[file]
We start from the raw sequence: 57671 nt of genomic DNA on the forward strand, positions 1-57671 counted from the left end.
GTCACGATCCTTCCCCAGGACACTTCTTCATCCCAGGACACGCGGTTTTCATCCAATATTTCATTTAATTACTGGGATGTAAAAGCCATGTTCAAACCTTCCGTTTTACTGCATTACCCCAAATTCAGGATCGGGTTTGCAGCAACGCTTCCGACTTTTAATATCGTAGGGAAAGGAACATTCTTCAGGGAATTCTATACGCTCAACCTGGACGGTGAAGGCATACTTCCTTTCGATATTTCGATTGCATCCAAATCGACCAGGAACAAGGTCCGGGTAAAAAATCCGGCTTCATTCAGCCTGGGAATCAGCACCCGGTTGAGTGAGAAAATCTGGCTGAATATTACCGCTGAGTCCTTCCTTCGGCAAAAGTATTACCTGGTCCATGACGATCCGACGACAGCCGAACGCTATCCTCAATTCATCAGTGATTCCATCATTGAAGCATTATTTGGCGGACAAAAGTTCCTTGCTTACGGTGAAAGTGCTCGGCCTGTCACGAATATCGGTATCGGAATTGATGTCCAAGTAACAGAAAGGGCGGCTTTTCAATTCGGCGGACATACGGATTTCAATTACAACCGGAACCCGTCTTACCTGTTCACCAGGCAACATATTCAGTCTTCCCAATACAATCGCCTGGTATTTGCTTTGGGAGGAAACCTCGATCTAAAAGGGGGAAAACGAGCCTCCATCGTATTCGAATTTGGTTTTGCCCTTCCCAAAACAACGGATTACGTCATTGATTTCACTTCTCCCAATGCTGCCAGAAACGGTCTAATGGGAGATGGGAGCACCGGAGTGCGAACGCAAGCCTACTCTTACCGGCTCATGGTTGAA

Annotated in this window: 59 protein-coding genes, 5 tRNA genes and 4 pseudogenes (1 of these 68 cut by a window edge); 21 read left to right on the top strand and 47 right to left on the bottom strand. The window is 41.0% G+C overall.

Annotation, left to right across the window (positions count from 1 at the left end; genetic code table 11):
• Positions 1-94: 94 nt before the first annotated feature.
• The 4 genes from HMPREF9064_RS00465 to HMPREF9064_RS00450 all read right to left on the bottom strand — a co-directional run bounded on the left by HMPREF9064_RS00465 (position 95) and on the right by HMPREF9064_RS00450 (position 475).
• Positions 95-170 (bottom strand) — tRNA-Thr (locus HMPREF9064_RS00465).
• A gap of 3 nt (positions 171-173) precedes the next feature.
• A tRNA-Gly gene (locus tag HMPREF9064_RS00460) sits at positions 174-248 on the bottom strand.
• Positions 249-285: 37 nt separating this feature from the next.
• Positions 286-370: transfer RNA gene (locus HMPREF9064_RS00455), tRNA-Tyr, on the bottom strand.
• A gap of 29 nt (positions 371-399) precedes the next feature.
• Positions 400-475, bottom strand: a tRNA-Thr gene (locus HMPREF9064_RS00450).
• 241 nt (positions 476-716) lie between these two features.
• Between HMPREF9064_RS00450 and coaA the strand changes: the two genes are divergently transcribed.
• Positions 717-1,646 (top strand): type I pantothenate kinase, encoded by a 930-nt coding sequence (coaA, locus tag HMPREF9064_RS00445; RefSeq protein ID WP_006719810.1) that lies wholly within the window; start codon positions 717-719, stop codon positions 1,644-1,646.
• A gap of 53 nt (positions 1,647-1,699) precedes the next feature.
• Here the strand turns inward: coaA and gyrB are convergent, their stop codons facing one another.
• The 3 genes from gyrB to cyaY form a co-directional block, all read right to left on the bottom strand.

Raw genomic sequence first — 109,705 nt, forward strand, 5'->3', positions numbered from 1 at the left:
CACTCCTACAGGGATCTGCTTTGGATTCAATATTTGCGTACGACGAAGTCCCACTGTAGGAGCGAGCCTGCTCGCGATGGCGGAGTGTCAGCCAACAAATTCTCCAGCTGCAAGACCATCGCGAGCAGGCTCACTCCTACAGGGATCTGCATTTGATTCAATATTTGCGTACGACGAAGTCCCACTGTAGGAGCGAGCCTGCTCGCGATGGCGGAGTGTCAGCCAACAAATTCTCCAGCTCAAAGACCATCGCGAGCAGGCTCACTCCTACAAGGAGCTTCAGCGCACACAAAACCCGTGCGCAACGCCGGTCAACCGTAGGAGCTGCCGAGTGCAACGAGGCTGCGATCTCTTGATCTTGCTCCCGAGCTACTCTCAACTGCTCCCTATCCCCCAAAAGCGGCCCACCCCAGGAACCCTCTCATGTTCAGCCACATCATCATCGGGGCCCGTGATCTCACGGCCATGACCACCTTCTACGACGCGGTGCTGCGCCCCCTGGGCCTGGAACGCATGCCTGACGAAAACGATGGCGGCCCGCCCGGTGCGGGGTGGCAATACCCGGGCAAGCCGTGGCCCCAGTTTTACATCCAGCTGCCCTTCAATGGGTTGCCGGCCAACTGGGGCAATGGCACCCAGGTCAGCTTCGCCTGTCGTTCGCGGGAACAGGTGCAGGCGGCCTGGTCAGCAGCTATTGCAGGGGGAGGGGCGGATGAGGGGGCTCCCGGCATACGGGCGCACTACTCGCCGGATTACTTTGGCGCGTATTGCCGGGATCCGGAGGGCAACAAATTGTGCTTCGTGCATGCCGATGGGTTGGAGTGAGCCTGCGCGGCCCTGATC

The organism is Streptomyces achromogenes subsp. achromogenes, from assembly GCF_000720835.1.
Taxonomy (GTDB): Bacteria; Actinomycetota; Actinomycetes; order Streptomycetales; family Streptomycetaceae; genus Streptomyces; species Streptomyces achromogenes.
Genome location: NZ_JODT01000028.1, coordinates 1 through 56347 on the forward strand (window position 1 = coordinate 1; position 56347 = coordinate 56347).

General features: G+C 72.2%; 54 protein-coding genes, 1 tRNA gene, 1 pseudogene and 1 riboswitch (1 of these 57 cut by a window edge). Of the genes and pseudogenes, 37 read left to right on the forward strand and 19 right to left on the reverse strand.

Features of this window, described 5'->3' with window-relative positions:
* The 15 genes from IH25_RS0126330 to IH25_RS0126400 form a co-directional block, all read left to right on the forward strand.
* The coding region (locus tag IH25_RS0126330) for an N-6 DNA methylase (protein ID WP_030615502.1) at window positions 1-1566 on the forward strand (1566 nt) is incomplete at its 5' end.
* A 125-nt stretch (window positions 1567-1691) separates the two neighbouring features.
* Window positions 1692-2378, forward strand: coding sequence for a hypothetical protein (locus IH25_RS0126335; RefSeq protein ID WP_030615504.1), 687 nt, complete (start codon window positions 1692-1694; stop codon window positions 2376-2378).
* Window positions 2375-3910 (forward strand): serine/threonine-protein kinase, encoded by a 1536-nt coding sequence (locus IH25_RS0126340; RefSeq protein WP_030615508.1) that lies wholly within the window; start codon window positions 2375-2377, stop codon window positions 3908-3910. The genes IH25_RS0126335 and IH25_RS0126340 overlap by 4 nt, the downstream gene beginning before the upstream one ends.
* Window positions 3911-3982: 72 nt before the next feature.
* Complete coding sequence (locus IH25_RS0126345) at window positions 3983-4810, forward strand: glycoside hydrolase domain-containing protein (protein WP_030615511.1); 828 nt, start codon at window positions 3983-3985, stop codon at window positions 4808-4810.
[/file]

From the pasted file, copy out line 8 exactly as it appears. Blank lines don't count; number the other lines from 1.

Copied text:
• A gap of 3 nt (positions 171-173) precedes the next feature.